Recommendation regarding Hamburger
In a letter dated 13 December 2012, the Minister for Education, Culture and Science (abbreviated to OCW in Dutch) requested the Restitutions Committee (hereafter referred to as: the Committee) for advice regarding the application of 19 November 2012 by XX of Y, Switzerland (hereafter referred as: the applicant) for the restitution of three ceramic dishes from the Netherlands Art Property Collection (NK collection). These objects are:
- NK 223, Glazed pottery dish with polychromed decor of bust of a prophet and grotesques on the rim (Italy, 17th century);
- NK 444, Glazed pottery dish with polychromed decor with rosette and arabesques (Spain, 16th century);
- NK 575, Glazed pottery dish with polychromed decor of female bust (Italy, 16th century).
The applicant’s reason for the claim was a letter from the Origins Unknown Agency in 2007, informing the applicant of the existence of the objects from her father’s collection and the possibility to submit a claim. In subsequent correspondence with the Origins Unknown Agency, the applicant stated that she would appreciate the restitution of the objects in question.
In a letter to the Minister dated 19 November 2012, the applicant repeated this, requesting a speedy handling of the application. Given the applicant’s age and the delay of this case during the preliminary stage, the Committee has decided to accelerate this application and give priority to addressing this case over other applications. In response to the Minister’s request for advice of 13 December 2012, the Committee instigated a fact-finding investigation, the results of which were included in a draft investigatory report of 19 February 2013, which was sent on the same date to the applicant for comment. The applicant commented on the content of this letter in an email dated 22 February 2013. The report was adopted on 4 March 2013. This recommendation will confine itself to a summary of the facts as shown below.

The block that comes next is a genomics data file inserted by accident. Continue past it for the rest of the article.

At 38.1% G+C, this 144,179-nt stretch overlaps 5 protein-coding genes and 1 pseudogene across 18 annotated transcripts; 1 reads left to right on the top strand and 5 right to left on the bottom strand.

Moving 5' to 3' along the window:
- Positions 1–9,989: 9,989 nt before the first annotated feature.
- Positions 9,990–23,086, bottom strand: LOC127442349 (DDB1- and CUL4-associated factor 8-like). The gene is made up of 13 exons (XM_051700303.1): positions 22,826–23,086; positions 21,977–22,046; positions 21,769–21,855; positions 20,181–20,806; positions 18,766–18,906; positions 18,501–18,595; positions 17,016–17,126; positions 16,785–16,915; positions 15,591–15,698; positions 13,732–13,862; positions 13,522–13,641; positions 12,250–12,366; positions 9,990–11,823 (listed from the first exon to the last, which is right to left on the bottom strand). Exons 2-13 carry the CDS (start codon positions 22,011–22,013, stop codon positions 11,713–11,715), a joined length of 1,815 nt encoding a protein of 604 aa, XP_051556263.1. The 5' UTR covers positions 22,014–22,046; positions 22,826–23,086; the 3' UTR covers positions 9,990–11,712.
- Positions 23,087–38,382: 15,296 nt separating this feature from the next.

In her capacity as heir, the applicant requests the restitution of three ceramic objects from the former property of her father. The applicant is the daughter of Gustaaf Hamburger (1887-1977). She has stated that she is her father’s sole heir and the Committee sees no reason to doubt her status as such.
Gustaaf Hamburger was born in Utrecht in 1887. With others he established the bank Hamburger & Co.’s Bankierskantoor N.V. in Amsterdam in 1920. Hamburger lived in Laren, collecting art and ceramics. Gustaaf Hamburger managed to escape to the United States in 1939 or 1940, leaving most of his possessions behind in the Netherlands. His house in Laren, with part of his art collection, was confiscated by the Wehrmacht during the occupation. During the occupation, other parts of his art collection, which Hamburger had put in storage, were designated by the Nazi authorities as enemy property and subsequently confiscated and sold.
Based on the investigation findings, the Committee considers it is very likely that the currently claimed objects NK 223, NK 444 and NK 575 were originally owned by Gustaaf Hamburger and were part of his collection. The Committee infers this partly from two descriptions of goods from Hamburger’s collection on a 1935 taxation list which are very similar to the current NK 223 and NK 575.